Skip Navigation LinksHome > December 2010 - Volume 31 - Issue 4 > Sudden Death During Prolonged Religious Fasting
American Journal of Forensic Medicine & Pathology:
doi: 10.1097/PAF.0b013e3181fc3568
Case Reports

Sudden Death During Prolonged Religious Fasting

Biedrzycki, Olaf J. BSc, MBBS, MRCPath, DMJ(Path), MFFLM; Sheaff, Mike MBBS, FRCPath

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Abstract

Sickle cell trait (SCT) is estimated to occur in 6% to 10% of Africans, and the United Kingdom (UK) prevalence rate has been estimated at 3.2%. Although sudden death in sickle cell disease is well known, its occurrence in SCT is rare and requires extremes of physiological stress.

We present a case of a 29-year-old black woman who died suddenly during a period of religious fasting. Her medical history was unremarkable, and there was no family history of sickle cell disease. At postmortem, she was found to be dehydrated, and macroscopically, the main abnormal findings were congested lungs and a small spleen. Histological examination revealed extensive vascular congestion with red blood cell sickling in both lungs, the liver, and the spleen. Electrophoresis on a postmortem blood sample confirmed the clinical suspicion that the patient was a carrier of SCT.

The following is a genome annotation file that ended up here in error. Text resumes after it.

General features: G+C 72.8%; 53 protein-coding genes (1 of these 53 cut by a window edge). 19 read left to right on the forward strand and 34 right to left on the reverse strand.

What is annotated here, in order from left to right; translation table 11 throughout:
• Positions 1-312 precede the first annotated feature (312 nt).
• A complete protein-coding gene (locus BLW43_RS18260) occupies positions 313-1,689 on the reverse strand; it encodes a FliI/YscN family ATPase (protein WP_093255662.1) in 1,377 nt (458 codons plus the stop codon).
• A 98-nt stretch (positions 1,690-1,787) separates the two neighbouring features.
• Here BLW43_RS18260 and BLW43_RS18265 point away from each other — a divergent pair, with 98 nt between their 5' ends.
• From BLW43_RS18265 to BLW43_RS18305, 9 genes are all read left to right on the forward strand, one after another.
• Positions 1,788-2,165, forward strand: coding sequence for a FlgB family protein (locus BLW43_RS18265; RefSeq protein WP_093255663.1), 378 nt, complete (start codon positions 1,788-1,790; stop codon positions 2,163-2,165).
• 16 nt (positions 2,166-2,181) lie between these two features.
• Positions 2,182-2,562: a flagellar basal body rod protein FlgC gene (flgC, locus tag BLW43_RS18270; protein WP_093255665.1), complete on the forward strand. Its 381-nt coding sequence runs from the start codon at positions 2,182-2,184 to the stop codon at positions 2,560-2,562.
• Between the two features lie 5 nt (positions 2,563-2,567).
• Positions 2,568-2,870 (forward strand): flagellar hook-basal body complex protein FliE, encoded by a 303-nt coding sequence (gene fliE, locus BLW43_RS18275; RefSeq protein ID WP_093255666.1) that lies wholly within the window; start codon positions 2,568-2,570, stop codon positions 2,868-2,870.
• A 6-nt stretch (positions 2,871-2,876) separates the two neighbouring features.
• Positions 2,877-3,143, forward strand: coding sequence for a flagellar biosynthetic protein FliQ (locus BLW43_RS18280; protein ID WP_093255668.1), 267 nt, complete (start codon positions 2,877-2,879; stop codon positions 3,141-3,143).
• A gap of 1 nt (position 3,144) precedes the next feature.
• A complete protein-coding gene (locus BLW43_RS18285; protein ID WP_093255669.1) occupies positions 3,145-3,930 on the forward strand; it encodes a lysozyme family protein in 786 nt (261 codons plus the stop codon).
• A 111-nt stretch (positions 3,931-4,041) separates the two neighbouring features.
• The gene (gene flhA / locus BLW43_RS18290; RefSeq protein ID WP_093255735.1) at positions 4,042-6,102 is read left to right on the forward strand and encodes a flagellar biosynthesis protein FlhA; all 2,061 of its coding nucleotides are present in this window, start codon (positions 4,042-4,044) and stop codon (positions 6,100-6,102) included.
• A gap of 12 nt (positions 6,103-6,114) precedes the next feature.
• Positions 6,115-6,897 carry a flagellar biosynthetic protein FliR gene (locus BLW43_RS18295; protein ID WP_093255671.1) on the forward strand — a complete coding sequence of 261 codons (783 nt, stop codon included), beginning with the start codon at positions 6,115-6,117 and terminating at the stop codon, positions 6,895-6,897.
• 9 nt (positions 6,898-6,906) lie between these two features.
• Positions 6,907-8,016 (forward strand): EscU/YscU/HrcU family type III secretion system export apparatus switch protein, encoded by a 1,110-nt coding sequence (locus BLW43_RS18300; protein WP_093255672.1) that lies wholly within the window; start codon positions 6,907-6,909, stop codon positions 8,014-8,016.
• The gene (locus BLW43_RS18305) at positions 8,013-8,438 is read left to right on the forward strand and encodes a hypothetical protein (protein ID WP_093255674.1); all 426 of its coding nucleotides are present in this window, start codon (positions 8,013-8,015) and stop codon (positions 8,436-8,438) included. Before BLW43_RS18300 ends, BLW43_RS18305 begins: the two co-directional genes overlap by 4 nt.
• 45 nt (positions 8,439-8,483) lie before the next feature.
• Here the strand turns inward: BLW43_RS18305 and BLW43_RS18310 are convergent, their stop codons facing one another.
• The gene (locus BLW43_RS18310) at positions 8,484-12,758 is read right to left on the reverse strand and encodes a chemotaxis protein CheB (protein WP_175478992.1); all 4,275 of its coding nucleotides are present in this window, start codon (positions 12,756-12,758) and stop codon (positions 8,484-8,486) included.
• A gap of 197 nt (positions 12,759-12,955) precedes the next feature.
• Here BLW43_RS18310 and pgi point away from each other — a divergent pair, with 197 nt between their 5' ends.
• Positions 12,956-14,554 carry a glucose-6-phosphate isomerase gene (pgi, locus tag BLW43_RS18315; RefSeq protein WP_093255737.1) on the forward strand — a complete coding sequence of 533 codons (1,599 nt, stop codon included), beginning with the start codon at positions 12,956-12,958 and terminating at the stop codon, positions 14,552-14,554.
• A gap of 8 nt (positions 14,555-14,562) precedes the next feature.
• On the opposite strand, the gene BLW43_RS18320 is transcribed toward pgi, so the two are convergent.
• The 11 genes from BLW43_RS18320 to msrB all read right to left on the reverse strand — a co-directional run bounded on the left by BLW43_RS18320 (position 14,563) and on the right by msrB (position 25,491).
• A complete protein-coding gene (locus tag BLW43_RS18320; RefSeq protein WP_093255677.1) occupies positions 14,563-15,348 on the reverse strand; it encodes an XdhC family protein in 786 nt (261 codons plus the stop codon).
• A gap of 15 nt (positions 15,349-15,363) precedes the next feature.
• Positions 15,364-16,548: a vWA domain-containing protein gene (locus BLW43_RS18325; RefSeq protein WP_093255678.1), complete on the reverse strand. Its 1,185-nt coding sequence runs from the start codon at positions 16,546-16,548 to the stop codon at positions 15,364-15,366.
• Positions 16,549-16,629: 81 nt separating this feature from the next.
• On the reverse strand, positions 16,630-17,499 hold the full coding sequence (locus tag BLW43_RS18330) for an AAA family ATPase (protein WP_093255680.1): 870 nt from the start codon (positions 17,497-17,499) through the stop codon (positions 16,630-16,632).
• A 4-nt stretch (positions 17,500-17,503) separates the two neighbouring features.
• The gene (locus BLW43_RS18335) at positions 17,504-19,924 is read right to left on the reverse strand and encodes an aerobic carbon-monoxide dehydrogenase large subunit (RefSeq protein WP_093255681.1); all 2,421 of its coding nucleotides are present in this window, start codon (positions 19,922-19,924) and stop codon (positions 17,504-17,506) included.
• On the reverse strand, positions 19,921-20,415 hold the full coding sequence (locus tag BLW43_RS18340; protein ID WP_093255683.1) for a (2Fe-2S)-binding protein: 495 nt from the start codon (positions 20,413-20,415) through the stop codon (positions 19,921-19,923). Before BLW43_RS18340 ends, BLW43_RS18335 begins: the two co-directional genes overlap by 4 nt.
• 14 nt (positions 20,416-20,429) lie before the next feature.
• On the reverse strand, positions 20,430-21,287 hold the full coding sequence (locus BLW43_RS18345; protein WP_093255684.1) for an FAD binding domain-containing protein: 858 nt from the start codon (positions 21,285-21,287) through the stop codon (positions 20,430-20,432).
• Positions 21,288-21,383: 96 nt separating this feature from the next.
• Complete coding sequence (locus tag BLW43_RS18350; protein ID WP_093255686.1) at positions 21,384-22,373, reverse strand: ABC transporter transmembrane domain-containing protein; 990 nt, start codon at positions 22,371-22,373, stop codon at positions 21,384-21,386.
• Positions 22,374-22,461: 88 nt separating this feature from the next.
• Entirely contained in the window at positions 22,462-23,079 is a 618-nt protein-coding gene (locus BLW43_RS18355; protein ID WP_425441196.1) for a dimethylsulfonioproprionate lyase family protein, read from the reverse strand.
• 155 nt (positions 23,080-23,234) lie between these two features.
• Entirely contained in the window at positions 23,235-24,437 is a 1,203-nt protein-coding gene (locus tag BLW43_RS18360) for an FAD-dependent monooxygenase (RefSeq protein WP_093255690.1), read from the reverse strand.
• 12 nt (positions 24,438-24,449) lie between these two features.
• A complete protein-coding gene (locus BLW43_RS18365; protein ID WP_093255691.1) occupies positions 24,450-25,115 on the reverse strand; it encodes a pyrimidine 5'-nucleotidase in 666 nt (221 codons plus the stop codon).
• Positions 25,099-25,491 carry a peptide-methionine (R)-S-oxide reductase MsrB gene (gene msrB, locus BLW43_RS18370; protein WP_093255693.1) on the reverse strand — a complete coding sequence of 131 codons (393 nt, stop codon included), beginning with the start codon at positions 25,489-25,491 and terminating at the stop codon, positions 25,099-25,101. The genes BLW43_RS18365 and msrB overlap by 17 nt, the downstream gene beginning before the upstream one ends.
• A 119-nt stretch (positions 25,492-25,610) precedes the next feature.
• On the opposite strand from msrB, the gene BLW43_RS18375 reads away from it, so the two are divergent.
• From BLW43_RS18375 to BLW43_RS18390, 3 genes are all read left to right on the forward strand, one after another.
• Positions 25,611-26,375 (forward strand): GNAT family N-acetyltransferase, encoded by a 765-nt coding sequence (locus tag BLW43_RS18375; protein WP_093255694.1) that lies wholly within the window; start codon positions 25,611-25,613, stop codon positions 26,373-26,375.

The case highlights a novel scenario of SCT associated sudden death. We discuss the potential pathophysiological mechanisms that may have led to the patient's demise. We also remind pathologists to consider this diagnosis as potentially contributing to the cause of death in apparently fit young people of ethnic origin during episodes of physiological stress.

© 2010 Lippincott Williams & Wilkins, Inc.

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